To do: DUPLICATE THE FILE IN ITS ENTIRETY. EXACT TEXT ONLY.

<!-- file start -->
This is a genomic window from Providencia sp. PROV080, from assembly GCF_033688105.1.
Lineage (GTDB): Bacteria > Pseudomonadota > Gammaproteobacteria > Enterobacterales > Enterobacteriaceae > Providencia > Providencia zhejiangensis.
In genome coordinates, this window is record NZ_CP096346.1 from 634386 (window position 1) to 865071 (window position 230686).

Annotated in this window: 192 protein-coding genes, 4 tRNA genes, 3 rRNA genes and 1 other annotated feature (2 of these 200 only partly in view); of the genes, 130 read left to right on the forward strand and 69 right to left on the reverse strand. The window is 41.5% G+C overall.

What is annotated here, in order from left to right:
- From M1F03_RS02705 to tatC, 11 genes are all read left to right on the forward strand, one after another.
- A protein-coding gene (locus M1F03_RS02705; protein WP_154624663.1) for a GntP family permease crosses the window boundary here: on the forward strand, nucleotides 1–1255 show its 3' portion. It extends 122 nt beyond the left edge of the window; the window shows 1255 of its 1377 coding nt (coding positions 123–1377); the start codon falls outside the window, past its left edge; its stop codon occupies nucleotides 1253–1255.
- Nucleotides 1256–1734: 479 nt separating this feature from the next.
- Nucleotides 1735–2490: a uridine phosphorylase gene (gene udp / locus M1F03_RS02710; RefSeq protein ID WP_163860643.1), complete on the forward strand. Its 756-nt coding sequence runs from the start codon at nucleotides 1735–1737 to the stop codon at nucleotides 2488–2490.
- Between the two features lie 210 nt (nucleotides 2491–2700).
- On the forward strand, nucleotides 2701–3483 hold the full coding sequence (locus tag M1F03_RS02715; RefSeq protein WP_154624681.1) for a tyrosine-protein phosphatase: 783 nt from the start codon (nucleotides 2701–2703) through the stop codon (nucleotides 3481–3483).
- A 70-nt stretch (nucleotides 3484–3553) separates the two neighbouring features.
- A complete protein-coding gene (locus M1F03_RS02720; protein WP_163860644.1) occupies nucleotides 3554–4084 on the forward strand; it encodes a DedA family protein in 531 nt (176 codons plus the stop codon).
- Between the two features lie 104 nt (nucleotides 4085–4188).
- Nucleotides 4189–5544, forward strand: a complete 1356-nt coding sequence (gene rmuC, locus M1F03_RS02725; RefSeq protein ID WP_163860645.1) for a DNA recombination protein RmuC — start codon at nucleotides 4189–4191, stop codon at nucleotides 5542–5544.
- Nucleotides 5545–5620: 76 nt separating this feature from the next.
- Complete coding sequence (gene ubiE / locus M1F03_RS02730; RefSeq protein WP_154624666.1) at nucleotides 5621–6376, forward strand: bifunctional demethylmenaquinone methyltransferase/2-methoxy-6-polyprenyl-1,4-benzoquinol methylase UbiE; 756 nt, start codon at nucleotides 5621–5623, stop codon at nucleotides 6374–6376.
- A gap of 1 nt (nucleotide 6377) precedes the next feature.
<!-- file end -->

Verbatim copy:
This is a genomic window from Providencia sp. PROV080, from assembly GCF_033688105.1.
Lineage (GTDB): Bacteria > Pseudomonadota > Gammaproteobacteria > Enterobacterales > Enterobacteriaceae > Providencia > Providencia zhejiangensis.
In genome coordinates, this window is record NZ_CP096346.1 from 634386 (window position 1) to 865071 (window position 230686).

Annotated in this window: 192 protein-coding genes, 4 tRNA genes, 3 rRNA genes and 1 other annotated feature (2 of these 200 only partly in view); of the genes, 130 read left to right on the forward strand and 69 right to left on the reverse strand. The window is 41.5% G+C overall.

What is annotated here, in order from left to right:
- From M1F03_RS02705 to tatC, 11 genes are all read left to right on the forward strand, one after another.
- A protein-coding gene (locus M1F03_RS02705; protein WP_154624663.1) for a GntP family permease crosses the window boundary here: on the forward strand, nucleotides 1–1255 show its 3' portion. It extends 122 nt beyond the left edge of the window; the window shows 1255 of its 1377 coding nt (coding positions 123–1377); the start codon falls outside the window, past its left edge; its stop codon occupies nucleotides 1253–1255.
- Nucleotides 1256–1734: 479 nt separating this feature from the next.
- Nucleotides 1735–2490: a uridine phosphorylase gene (gene udp / locus M1F03_RS02710; RefSeq protein ID WP_163860643.1), complete on the forward strand. Its 756-nt coding sequence runs from the start codon at nucleotides 1735–1737 to the stop codon at nucleotides 2488–2490.
- Between the two features lie 210 nt (nucleotides 2491–2700).
- On the forward strand, nucleotides 2701–3483 hold the full coding sequence (locus tag M1F03_RS02715; RefSeq protein WP_154624681.1) for a tyrosine-protein phosphatase: 783 nt from the start codon (nucleotides 2701–2703) through the stop codon (nucleotides 3481–3483).
- A 70-nt stretch (nucleotides 3484–3553) separates the two neighbouring features.
- A complete protein-coding gene (locus M1F03_RS02720; protein WP_163860644.1) occupies nucleotides 3554–4084 on the forward strand; it encodes a DedA family protein in 531 nt (176 codons plus the stop codon).
- Between the two features lie 104 nt (nucleotides 4085–4188).
- Nucleotides 4189–5544, forward strand: a complete 1356-nt coding sequence (gene rmuC, locus M1F03_RS02725; RefSeq protein ID WP_163860645.1) for a DNA recombination protein RmuC — start codon at nucleotides 4189–4191, stop codon at nucleotides 5542–5544.
- Nucleotides 5545–5620: 76 nt separating this feature from the next.
- Complete coding sequence (gene ubiE / locus M1F03_RS02730; RefSeq protein WP_154624666.1) at nucleotides 5621–6376, forward strand: bifunctional demethylmenaquinone methyltransferase/2-methoxy-6-polyprenyl-1,4-benzoquinol methylase UbiE; 756 nt, start codon at nucleotides 5621–5623, stop codon at nucleotides 6374–6376.
- A gap of 1 nt (nucleotide 6377) precedes the next feature.